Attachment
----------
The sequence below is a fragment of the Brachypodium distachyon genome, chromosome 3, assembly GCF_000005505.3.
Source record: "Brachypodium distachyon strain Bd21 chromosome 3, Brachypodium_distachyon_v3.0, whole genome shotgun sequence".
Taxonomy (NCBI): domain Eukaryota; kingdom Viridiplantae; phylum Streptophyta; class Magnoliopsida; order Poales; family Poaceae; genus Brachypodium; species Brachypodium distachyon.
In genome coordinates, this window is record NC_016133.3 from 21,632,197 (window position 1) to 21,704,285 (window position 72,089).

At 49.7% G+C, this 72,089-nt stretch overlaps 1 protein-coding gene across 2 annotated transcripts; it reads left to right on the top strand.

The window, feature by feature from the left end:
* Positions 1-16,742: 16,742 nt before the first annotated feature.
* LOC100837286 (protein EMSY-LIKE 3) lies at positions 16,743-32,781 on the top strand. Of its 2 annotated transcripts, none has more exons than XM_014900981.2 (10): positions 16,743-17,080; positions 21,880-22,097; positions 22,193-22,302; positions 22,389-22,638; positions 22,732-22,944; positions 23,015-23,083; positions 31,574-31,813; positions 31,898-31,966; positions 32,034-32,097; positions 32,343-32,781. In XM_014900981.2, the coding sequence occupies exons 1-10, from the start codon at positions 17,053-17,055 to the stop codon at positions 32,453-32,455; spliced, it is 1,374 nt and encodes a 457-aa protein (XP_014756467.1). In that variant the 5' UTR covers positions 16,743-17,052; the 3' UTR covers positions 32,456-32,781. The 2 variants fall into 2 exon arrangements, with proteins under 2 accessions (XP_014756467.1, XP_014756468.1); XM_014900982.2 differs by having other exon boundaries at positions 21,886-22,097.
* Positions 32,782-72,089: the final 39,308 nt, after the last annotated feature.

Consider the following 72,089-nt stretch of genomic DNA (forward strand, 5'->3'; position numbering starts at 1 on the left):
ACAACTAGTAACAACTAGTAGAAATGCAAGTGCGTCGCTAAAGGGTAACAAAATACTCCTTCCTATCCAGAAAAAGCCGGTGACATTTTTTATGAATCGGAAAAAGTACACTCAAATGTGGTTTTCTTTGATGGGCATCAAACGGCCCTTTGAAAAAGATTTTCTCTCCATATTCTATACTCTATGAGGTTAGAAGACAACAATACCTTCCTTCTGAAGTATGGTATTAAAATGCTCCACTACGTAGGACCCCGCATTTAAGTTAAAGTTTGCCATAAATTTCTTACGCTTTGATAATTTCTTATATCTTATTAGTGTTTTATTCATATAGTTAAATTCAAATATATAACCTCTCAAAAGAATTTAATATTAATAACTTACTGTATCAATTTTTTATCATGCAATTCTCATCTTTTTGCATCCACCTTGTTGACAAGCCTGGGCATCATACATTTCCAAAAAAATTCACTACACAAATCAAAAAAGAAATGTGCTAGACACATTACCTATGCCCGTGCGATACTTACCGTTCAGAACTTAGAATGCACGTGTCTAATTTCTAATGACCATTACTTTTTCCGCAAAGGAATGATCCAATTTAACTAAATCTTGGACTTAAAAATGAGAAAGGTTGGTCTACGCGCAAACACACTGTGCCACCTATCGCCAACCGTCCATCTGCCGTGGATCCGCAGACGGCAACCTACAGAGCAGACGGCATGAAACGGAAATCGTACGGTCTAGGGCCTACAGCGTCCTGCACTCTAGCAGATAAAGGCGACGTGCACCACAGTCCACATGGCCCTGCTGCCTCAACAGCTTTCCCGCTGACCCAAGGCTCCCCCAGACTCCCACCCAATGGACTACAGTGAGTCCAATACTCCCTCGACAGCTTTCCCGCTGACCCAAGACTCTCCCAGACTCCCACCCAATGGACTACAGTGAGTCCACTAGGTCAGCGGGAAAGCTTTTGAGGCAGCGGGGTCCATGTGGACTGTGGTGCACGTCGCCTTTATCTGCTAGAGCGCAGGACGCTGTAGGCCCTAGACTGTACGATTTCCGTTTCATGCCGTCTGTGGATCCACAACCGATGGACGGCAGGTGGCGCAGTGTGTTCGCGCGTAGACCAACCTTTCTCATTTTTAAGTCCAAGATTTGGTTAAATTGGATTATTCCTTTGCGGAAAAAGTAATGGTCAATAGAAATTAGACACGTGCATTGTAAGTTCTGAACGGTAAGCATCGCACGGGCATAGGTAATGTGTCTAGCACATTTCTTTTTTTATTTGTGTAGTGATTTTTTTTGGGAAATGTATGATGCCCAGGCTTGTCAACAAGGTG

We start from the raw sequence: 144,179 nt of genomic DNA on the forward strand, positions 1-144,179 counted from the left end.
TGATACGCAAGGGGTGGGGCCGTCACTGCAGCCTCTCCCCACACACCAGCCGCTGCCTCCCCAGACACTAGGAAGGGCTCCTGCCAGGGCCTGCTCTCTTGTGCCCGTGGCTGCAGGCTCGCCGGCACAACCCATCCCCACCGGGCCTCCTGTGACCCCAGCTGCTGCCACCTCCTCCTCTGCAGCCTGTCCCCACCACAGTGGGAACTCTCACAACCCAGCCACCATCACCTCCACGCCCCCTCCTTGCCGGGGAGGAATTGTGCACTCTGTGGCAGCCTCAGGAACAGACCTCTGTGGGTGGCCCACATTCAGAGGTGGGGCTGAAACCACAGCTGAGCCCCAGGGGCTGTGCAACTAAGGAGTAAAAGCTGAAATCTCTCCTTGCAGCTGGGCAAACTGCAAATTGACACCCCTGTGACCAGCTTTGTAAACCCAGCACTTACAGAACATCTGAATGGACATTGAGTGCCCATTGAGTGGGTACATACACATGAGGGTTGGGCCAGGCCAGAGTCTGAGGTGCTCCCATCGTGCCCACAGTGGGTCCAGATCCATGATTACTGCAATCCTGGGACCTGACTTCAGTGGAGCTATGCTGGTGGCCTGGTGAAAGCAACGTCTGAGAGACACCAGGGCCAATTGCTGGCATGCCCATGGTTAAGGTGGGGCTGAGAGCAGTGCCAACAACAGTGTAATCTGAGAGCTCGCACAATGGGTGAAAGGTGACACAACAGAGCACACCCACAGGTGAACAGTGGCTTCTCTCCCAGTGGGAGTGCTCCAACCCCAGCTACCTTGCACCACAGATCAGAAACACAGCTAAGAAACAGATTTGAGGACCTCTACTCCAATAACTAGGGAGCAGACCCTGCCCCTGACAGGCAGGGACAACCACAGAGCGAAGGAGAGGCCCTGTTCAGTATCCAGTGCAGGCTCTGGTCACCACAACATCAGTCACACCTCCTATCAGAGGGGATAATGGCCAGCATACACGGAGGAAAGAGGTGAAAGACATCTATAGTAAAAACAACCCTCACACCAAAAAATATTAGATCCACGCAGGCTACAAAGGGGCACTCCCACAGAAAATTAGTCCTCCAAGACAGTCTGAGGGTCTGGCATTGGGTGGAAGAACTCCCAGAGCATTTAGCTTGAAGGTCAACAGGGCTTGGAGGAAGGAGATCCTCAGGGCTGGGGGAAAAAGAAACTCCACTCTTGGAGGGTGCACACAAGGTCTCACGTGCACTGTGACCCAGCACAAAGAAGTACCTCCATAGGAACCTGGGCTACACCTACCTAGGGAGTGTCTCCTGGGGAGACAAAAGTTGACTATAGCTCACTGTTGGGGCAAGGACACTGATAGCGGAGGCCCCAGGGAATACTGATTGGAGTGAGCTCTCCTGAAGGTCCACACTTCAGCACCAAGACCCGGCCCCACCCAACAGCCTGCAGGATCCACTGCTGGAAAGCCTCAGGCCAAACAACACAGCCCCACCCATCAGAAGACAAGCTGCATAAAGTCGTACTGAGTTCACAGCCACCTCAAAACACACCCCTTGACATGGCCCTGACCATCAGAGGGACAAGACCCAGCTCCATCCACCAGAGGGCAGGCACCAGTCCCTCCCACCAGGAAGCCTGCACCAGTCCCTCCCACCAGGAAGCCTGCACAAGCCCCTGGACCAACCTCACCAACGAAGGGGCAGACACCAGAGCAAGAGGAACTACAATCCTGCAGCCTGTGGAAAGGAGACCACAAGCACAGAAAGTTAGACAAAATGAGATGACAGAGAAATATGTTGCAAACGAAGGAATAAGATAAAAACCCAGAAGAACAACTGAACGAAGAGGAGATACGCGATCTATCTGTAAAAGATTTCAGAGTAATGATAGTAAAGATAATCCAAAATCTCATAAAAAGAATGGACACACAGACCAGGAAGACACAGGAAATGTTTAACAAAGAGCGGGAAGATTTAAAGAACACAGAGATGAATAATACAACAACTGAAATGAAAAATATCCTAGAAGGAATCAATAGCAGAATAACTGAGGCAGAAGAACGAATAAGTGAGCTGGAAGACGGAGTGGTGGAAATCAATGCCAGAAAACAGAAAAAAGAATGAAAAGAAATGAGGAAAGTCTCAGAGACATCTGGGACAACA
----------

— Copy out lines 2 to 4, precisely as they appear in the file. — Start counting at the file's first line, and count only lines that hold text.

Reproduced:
Source record: "Brachypodium distachyon strain Bd21 chromosome 3, Brachypodium_distachyon_v3.0, whole genome shotgun sequence".
Taxonomy (NCBI): domain Eukaryota; kingdom Viridiplantae; phylum Streptophyta; class Magnoliopsida; order Poales; family Poaceae; genus Brachypodium; species Brachypodium distachyon.
In genome coordinates, this window is record NC_016133.3 from 21,632,197 (window position 1) to 21,704,285 (window position 72,089).